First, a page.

If you want to add a custom domain name to an Azure Web Site, you are just a few steps away. This quick tutorial will show you how to configure both your DNS zone, as well as your Azure Web Site. I did make a few assumptions though…
- You have already registered your custom domain with a registrar, and have a DNS provider. I usually use GoDaddy for this, but there are numerous other choices. Use whichever one you prefer.
- Since I usually use GoDaddy as my DNS provider, I will show the steps specific to their tools. However, you should be able to complete the exact same steps with your own DNS provider’s administration pages
- I assume you already have a valid Windows Azure account, and a web site configured.
- All of my domain name references assume a “.com” top level domain. You can use any top level domain name you wish though (“.net”, “.org”, “.us”, etc.)
Ok. let ‘s get started:
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I’ll be delivering a “Business Intelligence Landscape” session tonight at the UCSD Extension Continuing Education & Career Showcase. In talk I’ll go over what people mean when they say “Business Intelligence”, as well as some of the core concepts and common solutions. We’ll talk about stuff like Extract, Transform and Load (ETL), Data Warehouses, Star Schema, Cubes, Aggregates, MDX, KPIs Reporting Tools, and Data Mining. But if that weren’t enough we’ll see how the cloud and big data are changing the BI landscape as well.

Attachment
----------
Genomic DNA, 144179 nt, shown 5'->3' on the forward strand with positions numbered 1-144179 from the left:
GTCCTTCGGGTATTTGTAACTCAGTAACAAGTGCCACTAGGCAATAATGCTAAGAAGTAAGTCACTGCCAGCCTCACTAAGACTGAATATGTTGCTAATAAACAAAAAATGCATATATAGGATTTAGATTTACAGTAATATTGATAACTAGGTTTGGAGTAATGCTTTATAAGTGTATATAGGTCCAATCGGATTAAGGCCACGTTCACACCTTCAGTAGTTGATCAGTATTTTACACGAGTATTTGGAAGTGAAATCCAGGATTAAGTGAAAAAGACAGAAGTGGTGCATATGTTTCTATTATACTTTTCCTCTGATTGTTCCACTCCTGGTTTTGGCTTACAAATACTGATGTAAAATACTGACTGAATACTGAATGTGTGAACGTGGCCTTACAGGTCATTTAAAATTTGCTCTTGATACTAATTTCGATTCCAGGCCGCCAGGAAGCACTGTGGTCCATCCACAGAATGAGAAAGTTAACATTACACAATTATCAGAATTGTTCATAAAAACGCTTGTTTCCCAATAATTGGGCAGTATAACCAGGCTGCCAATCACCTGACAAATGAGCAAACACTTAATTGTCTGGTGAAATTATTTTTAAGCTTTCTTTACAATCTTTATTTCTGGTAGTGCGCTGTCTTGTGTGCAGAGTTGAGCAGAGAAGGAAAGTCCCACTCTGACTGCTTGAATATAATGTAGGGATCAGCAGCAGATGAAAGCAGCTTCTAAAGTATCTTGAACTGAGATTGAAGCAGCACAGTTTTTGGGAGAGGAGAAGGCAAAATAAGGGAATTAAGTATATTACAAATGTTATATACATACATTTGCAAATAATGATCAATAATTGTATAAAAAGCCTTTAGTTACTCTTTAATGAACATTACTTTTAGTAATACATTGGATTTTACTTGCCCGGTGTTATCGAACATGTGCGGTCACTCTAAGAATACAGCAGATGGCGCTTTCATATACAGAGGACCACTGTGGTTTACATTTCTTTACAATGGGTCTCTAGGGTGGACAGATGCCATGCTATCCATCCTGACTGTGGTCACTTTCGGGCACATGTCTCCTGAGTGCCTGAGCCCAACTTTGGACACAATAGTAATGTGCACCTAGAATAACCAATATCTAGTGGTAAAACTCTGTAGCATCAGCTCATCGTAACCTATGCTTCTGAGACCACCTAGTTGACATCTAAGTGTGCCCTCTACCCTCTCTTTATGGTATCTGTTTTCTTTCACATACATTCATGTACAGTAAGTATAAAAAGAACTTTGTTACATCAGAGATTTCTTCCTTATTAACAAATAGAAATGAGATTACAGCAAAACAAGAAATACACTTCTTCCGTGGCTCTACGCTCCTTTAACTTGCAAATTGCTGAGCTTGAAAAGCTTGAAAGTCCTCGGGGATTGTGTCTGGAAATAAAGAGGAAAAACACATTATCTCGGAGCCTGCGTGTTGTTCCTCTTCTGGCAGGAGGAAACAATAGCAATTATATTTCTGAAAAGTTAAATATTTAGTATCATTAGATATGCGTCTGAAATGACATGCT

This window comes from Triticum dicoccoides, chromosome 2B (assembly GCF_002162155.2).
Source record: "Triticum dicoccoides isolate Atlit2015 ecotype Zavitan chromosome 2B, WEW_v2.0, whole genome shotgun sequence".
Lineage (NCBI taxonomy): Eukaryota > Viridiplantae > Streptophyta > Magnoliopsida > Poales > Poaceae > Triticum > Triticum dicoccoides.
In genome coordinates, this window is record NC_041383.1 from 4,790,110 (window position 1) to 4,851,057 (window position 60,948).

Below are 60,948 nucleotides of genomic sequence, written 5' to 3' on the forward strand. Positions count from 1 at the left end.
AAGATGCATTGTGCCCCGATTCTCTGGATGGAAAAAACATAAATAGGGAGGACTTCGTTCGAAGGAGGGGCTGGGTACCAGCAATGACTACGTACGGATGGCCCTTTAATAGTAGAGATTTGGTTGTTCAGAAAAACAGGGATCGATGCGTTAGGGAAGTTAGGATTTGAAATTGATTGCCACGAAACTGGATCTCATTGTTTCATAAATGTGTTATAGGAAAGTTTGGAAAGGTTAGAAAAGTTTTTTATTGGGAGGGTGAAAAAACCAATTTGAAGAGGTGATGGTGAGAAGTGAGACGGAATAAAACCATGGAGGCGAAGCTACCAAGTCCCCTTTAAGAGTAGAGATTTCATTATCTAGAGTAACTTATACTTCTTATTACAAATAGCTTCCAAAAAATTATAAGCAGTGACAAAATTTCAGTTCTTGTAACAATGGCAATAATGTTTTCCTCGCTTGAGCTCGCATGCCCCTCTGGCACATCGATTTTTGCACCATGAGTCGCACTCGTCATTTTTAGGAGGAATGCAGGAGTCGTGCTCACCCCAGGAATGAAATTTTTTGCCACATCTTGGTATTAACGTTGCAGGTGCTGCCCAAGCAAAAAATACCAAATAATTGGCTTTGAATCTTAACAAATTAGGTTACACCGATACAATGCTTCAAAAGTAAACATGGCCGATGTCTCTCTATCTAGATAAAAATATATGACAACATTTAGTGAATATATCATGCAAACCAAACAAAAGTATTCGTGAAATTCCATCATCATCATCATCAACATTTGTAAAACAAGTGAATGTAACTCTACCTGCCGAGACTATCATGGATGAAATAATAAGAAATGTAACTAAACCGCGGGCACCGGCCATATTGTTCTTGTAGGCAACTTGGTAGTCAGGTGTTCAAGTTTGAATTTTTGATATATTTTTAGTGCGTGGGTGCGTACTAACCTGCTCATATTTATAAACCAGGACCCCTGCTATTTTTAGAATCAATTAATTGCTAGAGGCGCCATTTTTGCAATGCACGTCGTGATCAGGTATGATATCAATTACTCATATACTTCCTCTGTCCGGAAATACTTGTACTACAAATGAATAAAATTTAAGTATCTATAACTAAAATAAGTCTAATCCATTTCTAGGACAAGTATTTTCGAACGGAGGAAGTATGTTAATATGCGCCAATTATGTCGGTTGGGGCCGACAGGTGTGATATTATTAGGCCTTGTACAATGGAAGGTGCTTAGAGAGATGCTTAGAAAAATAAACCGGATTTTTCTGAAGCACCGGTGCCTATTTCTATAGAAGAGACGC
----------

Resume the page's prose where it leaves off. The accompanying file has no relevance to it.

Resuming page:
Feel free to grab a copy of my slides:
Windows Azure Mobile Services is effectively a node.js application, and as such is extensible using node.js. Currently this extensibility comes in the form of table scripts, scheduler scripts and custom apis.
As you begin to write these scripts for your azure mobile services, it is helpful to have access not only to the documentation for the Windows Azure Mobile Services Script Reference, but to Node.js itself. Node.js however evolves rapidly as do most other modern frameworks. That means that the documentation you find on the Node.js site may be for a different version of node than is actually running in your Mobile Service.
So that brings up two questions:
- How do you Identify the version of Node that is running in your Azure Mobile Service?
- How you get docs for that version of the Node API?
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I’ll be showing off all things good about Windows Azure Mobile Services tonight at the San Diego .NET User Group. Feel free to grab a copy of my slides!